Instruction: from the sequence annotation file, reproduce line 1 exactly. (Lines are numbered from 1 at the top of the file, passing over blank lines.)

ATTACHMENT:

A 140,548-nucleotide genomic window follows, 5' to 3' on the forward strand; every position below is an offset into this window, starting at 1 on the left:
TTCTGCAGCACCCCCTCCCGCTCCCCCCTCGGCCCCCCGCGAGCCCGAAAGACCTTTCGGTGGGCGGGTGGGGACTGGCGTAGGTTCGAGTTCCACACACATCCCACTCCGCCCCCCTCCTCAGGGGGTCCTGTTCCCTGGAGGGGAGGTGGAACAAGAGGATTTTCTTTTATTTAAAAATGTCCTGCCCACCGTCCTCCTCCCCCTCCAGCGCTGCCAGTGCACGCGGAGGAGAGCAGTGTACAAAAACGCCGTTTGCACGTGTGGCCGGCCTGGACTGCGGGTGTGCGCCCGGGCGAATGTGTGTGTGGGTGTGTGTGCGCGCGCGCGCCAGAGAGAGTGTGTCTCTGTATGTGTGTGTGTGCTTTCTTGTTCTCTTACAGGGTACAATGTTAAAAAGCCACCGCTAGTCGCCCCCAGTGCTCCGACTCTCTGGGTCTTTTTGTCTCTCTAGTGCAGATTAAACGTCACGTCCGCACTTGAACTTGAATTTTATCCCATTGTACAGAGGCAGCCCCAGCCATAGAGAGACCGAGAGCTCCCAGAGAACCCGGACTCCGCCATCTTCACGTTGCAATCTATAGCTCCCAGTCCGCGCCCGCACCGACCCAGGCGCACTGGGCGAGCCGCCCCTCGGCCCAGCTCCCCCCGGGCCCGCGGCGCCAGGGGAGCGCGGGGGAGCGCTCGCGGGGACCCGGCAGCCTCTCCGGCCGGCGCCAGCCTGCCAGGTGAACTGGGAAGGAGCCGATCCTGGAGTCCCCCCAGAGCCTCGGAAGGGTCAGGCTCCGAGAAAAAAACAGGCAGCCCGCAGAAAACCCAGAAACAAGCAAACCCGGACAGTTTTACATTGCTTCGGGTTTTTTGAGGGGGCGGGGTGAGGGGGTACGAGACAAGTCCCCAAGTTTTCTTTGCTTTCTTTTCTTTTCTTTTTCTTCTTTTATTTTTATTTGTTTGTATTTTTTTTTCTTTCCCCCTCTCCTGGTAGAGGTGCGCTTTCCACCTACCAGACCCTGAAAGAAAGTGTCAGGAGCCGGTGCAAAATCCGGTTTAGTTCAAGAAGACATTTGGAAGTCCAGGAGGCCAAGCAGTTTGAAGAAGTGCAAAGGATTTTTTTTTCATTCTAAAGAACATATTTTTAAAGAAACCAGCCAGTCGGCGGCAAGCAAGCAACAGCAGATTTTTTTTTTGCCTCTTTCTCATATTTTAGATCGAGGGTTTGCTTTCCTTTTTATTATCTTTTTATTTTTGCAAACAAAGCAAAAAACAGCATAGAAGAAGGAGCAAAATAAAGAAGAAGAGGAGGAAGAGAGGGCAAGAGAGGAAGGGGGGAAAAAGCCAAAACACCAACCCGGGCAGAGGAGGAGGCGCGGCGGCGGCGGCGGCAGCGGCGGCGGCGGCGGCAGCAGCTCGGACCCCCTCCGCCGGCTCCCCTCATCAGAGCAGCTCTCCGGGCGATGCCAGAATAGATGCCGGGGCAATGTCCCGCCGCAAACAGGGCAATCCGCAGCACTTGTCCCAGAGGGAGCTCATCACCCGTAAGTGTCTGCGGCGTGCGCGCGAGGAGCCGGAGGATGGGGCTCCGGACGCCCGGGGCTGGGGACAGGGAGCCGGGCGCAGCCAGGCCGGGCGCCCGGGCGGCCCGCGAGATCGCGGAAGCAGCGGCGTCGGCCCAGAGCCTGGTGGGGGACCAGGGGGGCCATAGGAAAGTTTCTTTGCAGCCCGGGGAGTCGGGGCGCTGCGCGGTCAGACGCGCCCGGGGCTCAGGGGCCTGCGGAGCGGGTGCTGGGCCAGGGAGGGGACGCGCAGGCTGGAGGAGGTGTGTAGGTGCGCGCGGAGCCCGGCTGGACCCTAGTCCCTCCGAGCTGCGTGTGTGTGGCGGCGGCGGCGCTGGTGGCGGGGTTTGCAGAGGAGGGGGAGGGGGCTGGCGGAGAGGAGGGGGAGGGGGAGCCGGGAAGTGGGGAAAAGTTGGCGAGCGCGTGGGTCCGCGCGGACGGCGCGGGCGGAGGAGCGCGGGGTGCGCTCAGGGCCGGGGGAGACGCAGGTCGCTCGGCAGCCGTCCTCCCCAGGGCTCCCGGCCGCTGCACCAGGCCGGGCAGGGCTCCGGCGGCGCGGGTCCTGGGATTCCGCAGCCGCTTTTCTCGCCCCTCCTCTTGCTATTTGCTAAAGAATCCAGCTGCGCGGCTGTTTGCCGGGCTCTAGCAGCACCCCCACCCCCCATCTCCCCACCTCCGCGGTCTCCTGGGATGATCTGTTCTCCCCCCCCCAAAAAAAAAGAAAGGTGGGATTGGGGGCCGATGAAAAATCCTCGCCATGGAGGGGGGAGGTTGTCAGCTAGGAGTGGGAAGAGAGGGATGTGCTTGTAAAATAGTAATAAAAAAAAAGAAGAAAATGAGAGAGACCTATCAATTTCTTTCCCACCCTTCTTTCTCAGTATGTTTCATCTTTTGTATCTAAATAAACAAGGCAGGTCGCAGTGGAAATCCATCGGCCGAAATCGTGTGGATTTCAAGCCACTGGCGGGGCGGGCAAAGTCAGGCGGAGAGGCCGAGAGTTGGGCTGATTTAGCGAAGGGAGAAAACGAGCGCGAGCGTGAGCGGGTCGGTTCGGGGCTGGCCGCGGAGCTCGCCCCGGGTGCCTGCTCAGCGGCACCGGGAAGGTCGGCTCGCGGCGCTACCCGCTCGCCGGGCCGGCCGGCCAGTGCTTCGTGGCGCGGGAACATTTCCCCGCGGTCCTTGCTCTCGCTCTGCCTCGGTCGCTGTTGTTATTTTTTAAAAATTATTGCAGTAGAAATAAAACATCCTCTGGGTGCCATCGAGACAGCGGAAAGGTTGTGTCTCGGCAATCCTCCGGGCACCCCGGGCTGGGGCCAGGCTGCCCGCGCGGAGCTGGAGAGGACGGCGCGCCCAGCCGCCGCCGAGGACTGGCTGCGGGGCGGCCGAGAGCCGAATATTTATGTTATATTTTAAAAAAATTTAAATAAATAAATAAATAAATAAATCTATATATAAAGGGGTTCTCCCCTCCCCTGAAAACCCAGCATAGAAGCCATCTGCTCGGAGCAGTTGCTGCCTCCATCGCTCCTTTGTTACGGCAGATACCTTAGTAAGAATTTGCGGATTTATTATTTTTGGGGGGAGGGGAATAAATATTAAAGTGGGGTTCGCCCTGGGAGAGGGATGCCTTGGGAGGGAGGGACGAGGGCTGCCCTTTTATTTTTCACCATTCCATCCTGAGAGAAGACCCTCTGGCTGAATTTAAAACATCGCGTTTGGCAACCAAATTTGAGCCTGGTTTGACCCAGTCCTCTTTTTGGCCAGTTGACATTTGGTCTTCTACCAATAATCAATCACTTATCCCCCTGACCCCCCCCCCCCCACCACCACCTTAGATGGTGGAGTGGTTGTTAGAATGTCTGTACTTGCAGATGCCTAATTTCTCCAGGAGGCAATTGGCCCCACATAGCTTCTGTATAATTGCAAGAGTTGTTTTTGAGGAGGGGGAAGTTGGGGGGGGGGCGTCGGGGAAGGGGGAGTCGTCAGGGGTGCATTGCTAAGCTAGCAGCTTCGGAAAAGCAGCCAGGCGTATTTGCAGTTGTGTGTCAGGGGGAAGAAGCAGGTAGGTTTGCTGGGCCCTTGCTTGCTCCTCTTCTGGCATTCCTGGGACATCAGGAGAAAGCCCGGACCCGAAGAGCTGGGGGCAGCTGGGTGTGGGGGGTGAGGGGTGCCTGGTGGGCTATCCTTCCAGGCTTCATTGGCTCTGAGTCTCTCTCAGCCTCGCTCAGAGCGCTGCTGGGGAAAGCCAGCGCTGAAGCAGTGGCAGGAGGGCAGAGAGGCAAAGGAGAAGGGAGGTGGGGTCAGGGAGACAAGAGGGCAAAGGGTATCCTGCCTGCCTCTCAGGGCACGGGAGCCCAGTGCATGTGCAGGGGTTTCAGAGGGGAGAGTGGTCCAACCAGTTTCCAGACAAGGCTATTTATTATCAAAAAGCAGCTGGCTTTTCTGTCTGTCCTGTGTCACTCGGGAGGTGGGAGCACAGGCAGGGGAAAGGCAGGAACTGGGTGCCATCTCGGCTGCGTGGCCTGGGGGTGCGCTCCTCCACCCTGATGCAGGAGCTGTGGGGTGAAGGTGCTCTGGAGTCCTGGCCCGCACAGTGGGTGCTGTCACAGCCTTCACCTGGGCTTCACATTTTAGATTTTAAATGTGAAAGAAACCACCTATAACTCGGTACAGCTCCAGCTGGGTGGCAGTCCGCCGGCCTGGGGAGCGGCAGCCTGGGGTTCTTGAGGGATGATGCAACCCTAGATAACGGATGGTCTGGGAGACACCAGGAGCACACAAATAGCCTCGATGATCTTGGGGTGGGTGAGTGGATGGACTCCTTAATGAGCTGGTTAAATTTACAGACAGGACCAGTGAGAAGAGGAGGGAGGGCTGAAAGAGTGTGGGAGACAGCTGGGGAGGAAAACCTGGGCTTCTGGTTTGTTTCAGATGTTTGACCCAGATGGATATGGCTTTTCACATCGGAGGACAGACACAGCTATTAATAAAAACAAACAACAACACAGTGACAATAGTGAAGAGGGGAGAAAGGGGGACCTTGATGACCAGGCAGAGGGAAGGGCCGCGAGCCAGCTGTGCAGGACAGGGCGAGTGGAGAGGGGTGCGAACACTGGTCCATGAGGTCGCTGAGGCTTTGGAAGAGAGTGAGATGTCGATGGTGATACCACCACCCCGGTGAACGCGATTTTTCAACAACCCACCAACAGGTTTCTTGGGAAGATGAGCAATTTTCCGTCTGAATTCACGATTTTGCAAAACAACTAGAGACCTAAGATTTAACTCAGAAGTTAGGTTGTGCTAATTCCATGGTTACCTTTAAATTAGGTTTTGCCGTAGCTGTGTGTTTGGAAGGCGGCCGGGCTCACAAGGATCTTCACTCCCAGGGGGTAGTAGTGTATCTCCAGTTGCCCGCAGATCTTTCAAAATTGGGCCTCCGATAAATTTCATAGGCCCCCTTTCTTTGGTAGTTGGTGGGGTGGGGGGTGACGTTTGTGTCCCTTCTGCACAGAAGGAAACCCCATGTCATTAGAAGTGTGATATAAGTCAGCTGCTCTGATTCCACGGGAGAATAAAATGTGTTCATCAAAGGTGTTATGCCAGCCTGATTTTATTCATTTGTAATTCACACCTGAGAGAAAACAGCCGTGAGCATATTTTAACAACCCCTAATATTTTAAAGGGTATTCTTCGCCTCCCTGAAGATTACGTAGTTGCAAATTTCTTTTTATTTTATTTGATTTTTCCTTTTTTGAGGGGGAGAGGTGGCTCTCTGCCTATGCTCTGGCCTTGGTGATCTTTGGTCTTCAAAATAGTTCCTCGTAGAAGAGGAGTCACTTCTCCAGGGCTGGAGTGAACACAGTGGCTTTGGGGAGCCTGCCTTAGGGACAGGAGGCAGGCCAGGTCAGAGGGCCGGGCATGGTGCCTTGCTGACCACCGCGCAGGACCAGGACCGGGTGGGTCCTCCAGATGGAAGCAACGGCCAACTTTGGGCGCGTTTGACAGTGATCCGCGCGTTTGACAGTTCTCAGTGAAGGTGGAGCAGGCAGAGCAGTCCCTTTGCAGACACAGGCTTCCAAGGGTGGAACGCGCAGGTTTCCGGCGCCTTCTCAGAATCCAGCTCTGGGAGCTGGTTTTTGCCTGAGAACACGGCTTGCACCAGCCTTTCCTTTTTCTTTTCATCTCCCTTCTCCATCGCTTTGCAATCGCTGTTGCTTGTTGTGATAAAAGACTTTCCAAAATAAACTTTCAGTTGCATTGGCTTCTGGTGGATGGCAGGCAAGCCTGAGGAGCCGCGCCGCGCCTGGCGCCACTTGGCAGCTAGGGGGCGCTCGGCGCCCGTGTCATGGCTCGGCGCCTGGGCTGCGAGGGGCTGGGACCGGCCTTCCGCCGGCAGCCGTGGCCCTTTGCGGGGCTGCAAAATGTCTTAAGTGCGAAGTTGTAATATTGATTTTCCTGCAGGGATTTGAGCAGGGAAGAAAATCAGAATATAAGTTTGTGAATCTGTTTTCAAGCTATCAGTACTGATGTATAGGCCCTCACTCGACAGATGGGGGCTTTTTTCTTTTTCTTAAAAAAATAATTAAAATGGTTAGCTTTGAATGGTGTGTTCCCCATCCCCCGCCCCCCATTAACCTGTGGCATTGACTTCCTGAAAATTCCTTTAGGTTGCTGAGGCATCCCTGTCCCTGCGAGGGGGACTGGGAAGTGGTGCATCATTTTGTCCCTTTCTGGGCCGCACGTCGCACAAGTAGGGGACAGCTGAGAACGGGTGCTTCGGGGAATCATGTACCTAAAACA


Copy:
A 140,548-nucleotide genomic window follows, 5' to 3' on the forward strand; every position below is an offset into this window, starting at 1 on the left: